Third, given high levels of corruption in both daily life and episodic corruption resulting from crony socialist policies (2G, Coalgate, Commonwealth Games, etc), the actual level of taxes paid is higher than what government collects. The bribe economy is nothing but a system of private tax collection from citizens and businesses.Even the Maoists collect money from businesses to let them run unhindered.
So India’s real tax-GDP ratio is much higher than what Piketty suggests. But shifting this tax from private hands to the exchequer needs higher investments in policing, sprucing up the criminal justice system, and transparency in public tendering and procurement systems.If this is done, automatically the tax-GDP ratio will show buoyancy. In India, the level of tax evasion is huge – and that lies at the core of our problem of inadequate resources for things the state must do.
Fourth, the leakages from the subsidy system are mind-boggling. Roughly 40 percent of subsidised grain distributed to the poor is probably misdirected or siphoned off for private profit. As has been pointed out, it takes Rs 3.65 to deliver Re 1 worth of food to the poor. So the real problem with inequality is the socialist infrastructure of corruption created over the last 69 years, and not lack of tax resources.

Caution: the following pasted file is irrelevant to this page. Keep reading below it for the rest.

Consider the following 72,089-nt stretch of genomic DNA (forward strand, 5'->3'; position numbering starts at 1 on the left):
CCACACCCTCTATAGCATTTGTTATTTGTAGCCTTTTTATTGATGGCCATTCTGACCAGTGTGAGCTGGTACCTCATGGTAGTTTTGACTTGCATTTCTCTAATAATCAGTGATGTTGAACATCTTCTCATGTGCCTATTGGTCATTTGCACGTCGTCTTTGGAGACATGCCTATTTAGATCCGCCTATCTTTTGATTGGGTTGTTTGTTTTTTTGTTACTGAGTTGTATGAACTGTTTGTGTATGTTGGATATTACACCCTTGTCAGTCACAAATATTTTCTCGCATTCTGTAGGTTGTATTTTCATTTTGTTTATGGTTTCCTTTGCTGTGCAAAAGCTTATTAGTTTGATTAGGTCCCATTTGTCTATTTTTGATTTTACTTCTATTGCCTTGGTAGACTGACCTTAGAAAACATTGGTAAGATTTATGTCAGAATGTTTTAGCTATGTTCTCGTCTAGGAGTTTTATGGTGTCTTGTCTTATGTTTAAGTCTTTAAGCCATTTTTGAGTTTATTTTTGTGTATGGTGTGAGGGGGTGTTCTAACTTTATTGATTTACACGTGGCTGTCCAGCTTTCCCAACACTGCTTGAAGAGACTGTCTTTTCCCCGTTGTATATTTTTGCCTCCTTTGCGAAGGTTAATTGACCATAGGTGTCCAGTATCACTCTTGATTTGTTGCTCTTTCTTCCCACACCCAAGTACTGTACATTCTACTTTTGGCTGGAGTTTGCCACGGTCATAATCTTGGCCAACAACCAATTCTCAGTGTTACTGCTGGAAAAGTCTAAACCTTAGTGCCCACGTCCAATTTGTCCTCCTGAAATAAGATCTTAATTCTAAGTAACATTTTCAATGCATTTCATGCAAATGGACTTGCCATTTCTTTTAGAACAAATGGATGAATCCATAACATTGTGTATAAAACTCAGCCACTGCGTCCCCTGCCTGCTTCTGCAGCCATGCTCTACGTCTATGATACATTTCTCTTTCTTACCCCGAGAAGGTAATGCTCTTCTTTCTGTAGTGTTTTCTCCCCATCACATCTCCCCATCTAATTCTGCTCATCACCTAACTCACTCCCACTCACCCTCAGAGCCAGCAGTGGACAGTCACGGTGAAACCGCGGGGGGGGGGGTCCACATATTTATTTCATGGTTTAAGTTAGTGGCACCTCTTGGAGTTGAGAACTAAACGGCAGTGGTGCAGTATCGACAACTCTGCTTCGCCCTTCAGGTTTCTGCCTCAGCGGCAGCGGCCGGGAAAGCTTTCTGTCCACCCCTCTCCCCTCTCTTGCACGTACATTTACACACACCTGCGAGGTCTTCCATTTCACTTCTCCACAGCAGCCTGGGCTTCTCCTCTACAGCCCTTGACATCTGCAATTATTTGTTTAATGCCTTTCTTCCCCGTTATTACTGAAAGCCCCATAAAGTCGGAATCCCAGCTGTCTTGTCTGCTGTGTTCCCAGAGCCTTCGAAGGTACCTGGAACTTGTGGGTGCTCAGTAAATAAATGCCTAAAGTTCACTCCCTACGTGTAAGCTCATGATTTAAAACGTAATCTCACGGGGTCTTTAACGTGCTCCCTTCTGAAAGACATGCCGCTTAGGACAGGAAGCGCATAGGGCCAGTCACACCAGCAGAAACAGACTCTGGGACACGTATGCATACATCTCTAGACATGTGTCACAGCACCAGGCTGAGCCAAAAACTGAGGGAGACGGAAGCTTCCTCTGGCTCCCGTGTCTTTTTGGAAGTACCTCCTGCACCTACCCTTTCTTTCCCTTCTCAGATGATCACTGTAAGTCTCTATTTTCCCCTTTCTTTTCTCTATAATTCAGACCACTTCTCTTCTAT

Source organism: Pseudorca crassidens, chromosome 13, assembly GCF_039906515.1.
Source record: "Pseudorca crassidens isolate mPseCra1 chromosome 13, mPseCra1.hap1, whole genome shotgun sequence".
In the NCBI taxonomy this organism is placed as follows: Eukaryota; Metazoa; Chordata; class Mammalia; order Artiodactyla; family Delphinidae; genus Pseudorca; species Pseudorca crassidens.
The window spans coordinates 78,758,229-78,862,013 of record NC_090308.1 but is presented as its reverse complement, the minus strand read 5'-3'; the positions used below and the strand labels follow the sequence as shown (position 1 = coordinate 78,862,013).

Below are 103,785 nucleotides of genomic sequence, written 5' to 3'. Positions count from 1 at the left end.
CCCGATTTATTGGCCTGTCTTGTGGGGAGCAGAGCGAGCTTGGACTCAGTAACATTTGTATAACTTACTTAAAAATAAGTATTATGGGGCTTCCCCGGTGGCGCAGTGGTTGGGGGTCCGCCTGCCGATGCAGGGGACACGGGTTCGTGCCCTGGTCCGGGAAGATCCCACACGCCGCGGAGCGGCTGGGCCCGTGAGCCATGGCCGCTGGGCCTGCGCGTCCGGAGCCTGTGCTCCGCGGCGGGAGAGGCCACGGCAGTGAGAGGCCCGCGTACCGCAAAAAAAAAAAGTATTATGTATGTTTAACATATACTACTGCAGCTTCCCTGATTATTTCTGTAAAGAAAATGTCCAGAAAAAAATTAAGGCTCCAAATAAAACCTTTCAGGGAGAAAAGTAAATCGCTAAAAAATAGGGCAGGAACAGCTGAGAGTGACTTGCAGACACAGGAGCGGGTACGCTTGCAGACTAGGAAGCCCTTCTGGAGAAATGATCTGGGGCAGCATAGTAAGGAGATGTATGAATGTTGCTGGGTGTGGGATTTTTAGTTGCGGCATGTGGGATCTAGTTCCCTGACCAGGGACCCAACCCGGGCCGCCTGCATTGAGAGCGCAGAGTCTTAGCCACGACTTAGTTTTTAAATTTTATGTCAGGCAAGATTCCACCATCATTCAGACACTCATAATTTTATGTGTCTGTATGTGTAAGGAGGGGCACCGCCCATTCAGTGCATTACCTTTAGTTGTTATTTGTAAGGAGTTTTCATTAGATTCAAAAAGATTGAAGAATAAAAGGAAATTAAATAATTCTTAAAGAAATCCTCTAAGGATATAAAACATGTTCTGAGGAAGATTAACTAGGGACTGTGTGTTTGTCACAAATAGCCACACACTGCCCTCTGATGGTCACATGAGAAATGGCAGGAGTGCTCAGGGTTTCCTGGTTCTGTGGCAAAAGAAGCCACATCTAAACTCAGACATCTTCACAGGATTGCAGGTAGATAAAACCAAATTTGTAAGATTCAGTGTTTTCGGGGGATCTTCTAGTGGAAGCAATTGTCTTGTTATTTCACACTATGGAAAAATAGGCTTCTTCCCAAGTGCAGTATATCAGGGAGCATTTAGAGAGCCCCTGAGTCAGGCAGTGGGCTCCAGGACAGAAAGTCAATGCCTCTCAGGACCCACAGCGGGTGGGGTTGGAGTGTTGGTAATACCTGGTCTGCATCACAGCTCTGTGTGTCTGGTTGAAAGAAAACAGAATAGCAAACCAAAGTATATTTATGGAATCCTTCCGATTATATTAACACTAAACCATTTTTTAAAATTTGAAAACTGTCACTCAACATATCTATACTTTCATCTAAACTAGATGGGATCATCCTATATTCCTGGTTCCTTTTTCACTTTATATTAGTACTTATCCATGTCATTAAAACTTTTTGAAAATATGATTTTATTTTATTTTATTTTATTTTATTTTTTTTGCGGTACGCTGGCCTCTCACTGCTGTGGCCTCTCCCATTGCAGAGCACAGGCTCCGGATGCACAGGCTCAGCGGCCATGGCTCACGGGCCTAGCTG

The JAM trinity – Jan Dhan, Aadhaar enablement for identification and Mobile payments – could be the biggest game-changer on this front, as it can reduce wastage in directing resources to the really poor. This does not need higher taxation at all, just political will – as has been made clear by the replacement of LPG subsidies with direct benefits transfers.